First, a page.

I always told people I wanted “at least 3 kids.”
Granted, I didn’t expect to have ALL THREE before I turned 28, but nevertheless. Here I sit. Three kids.
Sometimes when I told people that I wanted “at least 3 kids” they would tell me, “You say that now – just wait ’til you HAVE ONE.” When I was pregnant they added, “You might change your mind after labor!” (Which, by the way, is a really stupid thing to tell a pregnant woman.)
10 minutes after delivering Madeline I looked Dan square in the eyes and said,
“Just so you know, that wasn’t so bad that I couldn’t do it again.”
After we’d lived with a baby for a little while, and especially after we received Madeline’s diagnosis, people continued to ask, and my answer never changed.
“Yes, I want more. Yes, I want at least 3 children. Yes, I’m sure.“
“Just wait,” they said.
“Wait until you have two,” they said.
“Then you’ll see,” they said.
I smiled politely and suppressed the urge to roll my eyes.
PSA: Please, parents, stop telling people in different stages of life to “Just wait.” It’s kind of patronizing and rude and it never, ever makes anyone feel better about anything. Stop saying “Wait ’til you have two, wait ’til you have three, wait ’til they start walking, wait ’til they start throwing tantrums, wait ’til they’re teenagers.” If you want a cookie, just ask for one. But stop telling everyone else to “just wait…”
Now back to your regularly scheduled blog post.
In the delivery room, holding Sam for the first time, I knew: I’m not done. I’m not done being pregnant. I’m not done having kids. This family is beautiful and perfect, but it is not finished.
As I sit here, 36 weeks pregnant with my third child, for the very first time in my life, if someone asked me if I thought I’d have more kids I’d have to answer honestly,
“I don’t know.”
I know that I don’t not want more kids. But this is the first time I’ve not known with certainty that I do. This is the first time I’ve even been able to entertain the thought that maybe, just maybe, I won’t be pregnant again.
And now, the what-ifs that tag along behind “the unknown” are here en force.
As our little boy gets bigger and bigger, as this pregnancy draws nearer and nearer the end, I can’t help but think:
Could this be the last time I feel a baby do a somersault inside of me?
The last day he bumbles around for 30 minutes straight?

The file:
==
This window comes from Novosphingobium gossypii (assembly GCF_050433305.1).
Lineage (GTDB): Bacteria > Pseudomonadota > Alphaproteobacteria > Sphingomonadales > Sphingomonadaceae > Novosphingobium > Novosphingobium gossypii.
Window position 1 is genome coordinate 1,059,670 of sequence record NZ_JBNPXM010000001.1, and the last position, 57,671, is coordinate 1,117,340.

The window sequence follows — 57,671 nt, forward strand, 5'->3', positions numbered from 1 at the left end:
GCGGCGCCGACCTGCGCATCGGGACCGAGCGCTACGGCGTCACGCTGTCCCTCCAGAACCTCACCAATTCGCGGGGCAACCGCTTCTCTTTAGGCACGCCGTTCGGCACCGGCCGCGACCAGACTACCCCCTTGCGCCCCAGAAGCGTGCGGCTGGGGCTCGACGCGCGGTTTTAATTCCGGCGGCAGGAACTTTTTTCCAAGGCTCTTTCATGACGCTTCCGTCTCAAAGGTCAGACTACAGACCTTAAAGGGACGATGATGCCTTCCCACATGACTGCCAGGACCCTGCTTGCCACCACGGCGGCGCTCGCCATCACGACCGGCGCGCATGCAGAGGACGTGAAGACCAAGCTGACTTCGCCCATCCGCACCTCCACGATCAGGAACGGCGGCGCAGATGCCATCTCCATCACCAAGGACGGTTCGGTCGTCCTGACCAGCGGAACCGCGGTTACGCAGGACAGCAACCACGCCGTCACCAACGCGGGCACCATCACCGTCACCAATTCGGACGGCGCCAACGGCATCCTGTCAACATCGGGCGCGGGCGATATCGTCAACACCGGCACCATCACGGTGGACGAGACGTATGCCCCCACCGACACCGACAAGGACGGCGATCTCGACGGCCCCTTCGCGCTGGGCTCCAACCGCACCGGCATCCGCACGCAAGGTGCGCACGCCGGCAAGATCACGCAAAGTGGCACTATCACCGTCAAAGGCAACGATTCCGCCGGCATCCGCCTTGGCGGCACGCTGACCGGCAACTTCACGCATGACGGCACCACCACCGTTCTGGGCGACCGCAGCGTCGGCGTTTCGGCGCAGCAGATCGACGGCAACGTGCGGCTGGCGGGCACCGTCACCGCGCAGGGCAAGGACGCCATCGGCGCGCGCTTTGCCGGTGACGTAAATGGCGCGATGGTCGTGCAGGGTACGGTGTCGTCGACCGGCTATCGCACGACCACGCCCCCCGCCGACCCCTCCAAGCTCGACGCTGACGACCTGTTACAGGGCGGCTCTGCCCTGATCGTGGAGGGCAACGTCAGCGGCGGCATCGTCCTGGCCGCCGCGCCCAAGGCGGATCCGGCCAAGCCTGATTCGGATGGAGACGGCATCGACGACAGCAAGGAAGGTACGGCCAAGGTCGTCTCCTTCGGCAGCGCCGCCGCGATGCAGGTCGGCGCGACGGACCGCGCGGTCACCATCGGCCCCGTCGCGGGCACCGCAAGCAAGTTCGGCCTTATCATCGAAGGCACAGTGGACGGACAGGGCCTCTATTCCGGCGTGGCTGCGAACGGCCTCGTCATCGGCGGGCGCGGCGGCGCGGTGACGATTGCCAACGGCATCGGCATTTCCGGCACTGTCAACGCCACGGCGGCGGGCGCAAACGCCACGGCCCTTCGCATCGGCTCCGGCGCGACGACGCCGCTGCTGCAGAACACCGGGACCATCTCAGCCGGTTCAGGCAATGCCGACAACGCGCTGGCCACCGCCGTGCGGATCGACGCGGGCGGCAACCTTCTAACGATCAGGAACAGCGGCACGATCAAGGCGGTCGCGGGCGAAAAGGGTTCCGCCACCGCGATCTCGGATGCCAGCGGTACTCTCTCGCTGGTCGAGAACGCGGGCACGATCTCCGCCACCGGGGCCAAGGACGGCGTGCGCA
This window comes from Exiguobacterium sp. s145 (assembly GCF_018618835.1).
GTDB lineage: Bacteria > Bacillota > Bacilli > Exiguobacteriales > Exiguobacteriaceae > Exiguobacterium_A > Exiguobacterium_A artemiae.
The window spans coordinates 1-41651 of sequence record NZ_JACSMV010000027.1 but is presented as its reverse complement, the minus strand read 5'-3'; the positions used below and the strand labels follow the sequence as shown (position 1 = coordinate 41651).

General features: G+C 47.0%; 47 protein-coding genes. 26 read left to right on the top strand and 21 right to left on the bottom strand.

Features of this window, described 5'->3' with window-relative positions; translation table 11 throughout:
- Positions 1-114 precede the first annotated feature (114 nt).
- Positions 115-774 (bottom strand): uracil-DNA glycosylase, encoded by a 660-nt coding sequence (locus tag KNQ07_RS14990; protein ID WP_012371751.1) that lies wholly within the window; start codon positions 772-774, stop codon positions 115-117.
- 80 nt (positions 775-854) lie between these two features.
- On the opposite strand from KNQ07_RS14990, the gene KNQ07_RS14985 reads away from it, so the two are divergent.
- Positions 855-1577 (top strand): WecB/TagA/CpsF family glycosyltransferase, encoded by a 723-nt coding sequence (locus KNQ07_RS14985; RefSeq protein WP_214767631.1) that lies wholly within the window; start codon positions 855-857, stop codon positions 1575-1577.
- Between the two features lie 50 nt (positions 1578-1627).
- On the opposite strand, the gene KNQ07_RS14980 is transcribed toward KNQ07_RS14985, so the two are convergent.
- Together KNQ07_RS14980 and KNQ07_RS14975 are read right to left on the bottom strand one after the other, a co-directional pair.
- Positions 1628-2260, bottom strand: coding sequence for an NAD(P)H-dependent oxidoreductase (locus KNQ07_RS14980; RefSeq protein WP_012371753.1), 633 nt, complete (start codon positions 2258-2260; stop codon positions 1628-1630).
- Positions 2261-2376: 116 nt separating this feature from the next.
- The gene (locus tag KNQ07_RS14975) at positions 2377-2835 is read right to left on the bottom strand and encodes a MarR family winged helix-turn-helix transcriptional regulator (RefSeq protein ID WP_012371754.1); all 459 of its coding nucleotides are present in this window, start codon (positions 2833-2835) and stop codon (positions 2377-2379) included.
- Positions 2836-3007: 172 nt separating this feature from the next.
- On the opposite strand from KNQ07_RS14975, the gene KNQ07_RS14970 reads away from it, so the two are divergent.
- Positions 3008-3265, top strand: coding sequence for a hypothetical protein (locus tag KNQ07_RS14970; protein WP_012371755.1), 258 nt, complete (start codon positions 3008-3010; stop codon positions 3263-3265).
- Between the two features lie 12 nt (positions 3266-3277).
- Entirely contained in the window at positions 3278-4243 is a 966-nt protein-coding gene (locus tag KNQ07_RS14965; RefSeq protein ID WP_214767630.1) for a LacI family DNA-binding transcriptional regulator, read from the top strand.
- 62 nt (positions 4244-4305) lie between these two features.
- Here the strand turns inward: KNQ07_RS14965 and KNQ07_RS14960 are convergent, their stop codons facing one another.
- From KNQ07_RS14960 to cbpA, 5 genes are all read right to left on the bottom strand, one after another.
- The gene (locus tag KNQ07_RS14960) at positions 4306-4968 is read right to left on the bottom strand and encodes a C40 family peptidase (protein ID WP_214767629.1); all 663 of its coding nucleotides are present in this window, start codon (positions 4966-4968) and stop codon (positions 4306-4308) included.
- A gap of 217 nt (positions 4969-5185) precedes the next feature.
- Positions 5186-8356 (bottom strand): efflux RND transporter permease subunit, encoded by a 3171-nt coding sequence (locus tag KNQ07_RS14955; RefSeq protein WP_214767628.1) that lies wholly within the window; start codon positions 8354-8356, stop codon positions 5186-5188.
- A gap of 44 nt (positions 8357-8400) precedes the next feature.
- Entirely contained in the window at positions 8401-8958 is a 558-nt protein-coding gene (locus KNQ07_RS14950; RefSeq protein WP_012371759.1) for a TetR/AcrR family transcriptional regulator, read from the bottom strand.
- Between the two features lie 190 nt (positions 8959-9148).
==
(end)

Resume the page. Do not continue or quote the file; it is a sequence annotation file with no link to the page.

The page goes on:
The last time I sit on the couch and watch my belly twitch?
The last time I feel the l o n g, s l o w rolls?
The last time I push down and find a foot, or feel a knee bend beneath the pressure of my hand?
Could this be the last time my womb is full?
I don’t know.
It might be.
That is maddening to me.
Pregnancy is hard for a lot of reasons, but to think that this might be the last tiny baby that I whisper private whispers to, the last baby that lives on the inside of me before he lives on the outside of me, the last baby that sticks his toes up into my rib cage – it makes me stop.
I know that, sooner or later, this too shall pass – this season of baby-bearing. God knows I won’t miss 98% of it. At the risk of sounding terribly, awfully, embarrassingly vain – I mostly want my body back. My breasts have been completely out of control for the last five years (and don’t even bother making cheeky comments like “share the wealth,” because believe me when I say: if I could afford the surgery, it would have been done yesterday).
But to think that this could be my last tiny little baby makes me forget about the giant bras and maternity pants. It makes me forget, if only for a minute, the discomfort and fatigue.
Because I’ll never know whether or not this is the last walloping kick before he’s born. The last walloping kick ever?
This is the trouble of having to live life forwards instead of backwards – we just can’t know. I could never have known “This is the last time Madeline will fall asleep on my shoulder.” I don’t even know when that happened, but somewhere along the way – it did. I could never have known, “This is the last time I’ll swaddle Sam. The last time I’ll nurse him.” I’ll never know when it’s going to be the last time he will call me “Mmmmmm” instead of Ma-ma - then Mommy, then Mom. It just…happens. They grow up.
I suppose I’m feeling extra nostalgic, not because this is my last baby, but because it might be.
And so – I’ll just soak it up. I’ll cry because I’m so happy with this little boy floating around inside of me. I’ll try to memorize every sensation and know that, in 30 years, despite my best efforts, I won’t be able to recall it, not perfectly anyway.
I won’t wish him born, or wish to not be popping quite so many Tums, or wish for my face to stop puffing up with swelling and baby weight. I’ll just love it – because I can only live life forward, so I’m going to live it.
(7 months pregnant with Madeline. At the time I thought this was a “big” belly. Oh, firstborns.)
(5 months pregnant with Sam.)
(8.5 months pregnant with little brother.)